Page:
It took Hillary Jordan 15 years to imagine the 31-year-old comedian who would see his wife electrocuted to death by her underwire bra in the short novel “Aftermirth.”
The work is more comedy than tragedy, Jordan told a crowd of more than 100 people Sunday morning at Bud Werner Memorial Library to raucous laughter.
Sitting next to Jordan, author Naomi Benaron's literary anecdotes received equally jovial reactions.
Benaron told the crowd that she doesn't shy away from clicking the link that tells Amazon.com that she doesn't find a personal attack on her as an author a “helpful” review of her award-winning book.
The two authors and their anecdotes, some of which were more serious than others, were well received by the large crowd that attended the library's event billed as a bonus to Steamboat's 20th annual Literary Sojourn.
The authors talked about their battles to keep their desired book titles, the power of their words, and about evolving plot lines and the meticulous research needed to write from the point of view of another race, another gender or in a different time.
Several audience members left feeling like they got a rare chance to travel deep inside of the minds of accomplished authors.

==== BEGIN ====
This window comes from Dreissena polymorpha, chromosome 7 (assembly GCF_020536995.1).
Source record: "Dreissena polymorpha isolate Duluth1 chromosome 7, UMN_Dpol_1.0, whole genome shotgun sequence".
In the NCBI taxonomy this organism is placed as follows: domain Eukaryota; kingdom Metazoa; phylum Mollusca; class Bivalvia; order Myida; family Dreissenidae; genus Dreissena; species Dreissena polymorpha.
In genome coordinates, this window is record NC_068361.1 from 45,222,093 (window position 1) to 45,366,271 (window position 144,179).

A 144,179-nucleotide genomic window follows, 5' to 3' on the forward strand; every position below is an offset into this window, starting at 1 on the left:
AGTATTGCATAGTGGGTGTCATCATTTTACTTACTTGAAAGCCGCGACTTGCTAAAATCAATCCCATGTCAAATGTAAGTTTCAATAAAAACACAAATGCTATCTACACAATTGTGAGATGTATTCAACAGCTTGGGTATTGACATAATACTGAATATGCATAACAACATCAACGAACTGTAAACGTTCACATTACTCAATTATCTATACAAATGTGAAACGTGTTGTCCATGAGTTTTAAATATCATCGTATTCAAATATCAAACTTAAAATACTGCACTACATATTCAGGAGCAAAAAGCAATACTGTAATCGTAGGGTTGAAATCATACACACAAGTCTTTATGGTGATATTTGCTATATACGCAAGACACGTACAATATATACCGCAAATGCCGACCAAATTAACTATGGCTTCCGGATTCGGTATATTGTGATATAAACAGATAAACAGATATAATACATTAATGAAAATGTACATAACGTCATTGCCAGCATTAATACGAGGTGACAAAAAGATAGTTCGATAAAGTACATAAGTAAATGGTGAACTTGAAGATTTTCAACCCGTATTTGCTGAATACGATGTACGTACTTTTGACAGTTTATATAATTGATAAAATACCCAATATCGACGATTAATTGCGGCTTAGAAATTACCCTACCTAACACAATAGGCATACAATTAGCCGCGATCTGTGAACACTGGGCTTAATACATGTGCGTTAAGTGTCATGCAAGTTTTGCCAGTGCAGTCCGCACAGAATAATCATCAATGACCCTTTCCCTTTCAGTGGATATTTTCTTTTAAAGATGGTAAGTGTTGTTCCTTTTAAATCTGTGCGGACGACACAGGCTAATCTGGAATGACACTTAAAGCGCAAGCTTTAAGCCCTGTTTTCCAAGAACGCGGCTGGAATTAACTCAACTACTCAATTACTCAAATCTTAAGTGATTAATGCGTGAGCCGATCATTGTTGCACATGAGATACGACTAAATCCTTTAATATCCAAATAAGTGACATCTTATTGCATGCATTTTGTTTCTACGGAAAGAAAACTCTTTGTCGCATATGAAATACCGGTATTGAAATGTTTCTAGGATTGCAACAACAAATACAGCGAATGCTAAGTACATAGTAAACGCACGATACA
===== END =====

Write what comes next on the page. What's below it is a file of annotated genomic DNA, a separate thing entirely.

“I really like the fact this became a gateway into someone's mind,” Steamboat resident Beverly Lehrer-Brennan said after the talk. “It was good to hear where their stories came from.”
Many in the audience also were fans of Jordan and Benaron's dedication to writing to promote social justice.
The authors both said words are well positioned to bring about positive changes in society.
“Literature has a unique power of showing you another person's world to create empathy, the kind of empathy that over time does promote change,” Jordan said.
Jordan and Benaron are recipients of the Bellwether Prize, a literature award founded by Barbara Kingsolver in 2000 that is awarded every other year to work of socially engaged literature.
Jordan received the award in 2006 for her book “Mudbound,” and Benaron received the award in 2010 for her novel “Running the Rift.”
“Mudbound” follows a woman struggling to raise her children on a Mississippi Delta farm in the Jim Crow Era.
“Running the Rift” follows a Rwandan boy who aspires to earn Olympic gold for running.
The authors' discussion Sunday was attended by literary enthusiasts, English teachers and some community members who just wanted to know a little more about the awards they see on book covers.
For nearly two hours, the writers talked about their books, how they title them and how they still prefer paperback to Nook.
“I need that feeling of a book on my hands,” Benaron said when asked what she thought of the publishing going digital. “I want to dog-ear the pages. I want to mark it. I want a book. I want to make that book mine.”
Each author said they received plenty of rejection letters from literary agents before their books earned the prestigious award.
They then talked about how the Bellwether Prize has dramatically changed their lives.
“It changed the trajectory of my publishing career,” Jordan said, adding she didn't set out to become an activist writer.
To reach Scott Franz, call 970-871-4210 or email scottfranz@SteamboatToday.com